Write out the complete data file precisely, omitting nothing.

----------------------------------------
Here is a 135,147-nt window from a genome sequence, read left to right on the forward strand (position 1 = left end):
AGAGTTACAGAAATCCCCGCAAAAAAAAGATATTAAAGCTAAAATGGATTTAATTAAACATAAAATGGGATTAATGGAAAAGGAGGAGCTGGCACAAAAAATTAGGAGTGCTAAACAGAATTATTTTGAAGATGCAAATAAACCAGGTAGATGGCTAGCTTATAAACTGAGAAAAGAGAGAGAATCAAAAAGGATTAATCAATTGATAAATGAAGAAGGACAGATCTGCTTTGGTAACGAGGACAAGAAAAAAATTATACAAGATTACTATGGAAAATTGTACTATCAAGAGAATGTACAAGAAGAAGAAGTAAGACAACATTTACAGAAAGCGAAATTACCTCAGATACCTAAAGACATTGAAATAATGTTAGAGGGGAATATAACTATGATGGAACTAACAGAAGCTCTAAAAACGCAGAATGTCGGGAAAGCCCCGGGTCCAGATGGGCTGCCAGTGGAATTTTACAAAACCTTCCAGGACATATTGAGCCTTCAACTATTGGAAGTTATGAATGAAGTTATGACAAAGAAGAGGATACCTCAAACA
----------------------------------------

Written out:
Here is a 135,147-nt window from a genome sequence, read left to right on the forward strand (position 1 = left end):
AGAGTTACAGAAATCCCCGCAAAAAAAAGATATTAAAGCTAAAATGGATTTAATTAAACATAAAATGGGATTAATGGAAAAGGAGGAGCTGGCACAAAAAATTAGGAGTGCTAAACAGAATTATTTTGAAGATGCAAATAAACCAGGTAGATGGCTAGCTTATAAACTGAGAAAAGAGAGAGAATCAAAAAGGATTAATCAATTGATAAATGAAGAAGGACAGATCTGCTTTGGTAACGAGGACAAGAAAAAAATTATACAAGATTACTATGGAAAATTGTACTATCAAGAGAATGTACAAGAAGAAGAAGTAAGACAACATTTACAGAAAGCGAAATTACCTCAGATACCTAAAGACATTGAAATAATGTTAGAGGGGAATATAACTATGATGGAACTAACAGAAGCTCTAAAAACGCAGAATGTCGGGAAAGCCCCGGGTCCAGATGGGCTGCCAGTGGAATTTTACAAAACCTTCCAGGACATATTGAGCCTTCAACTATTGGAAGTTATGAATGAAGTTATGACAAAGAAGAGGATACCTCAAACA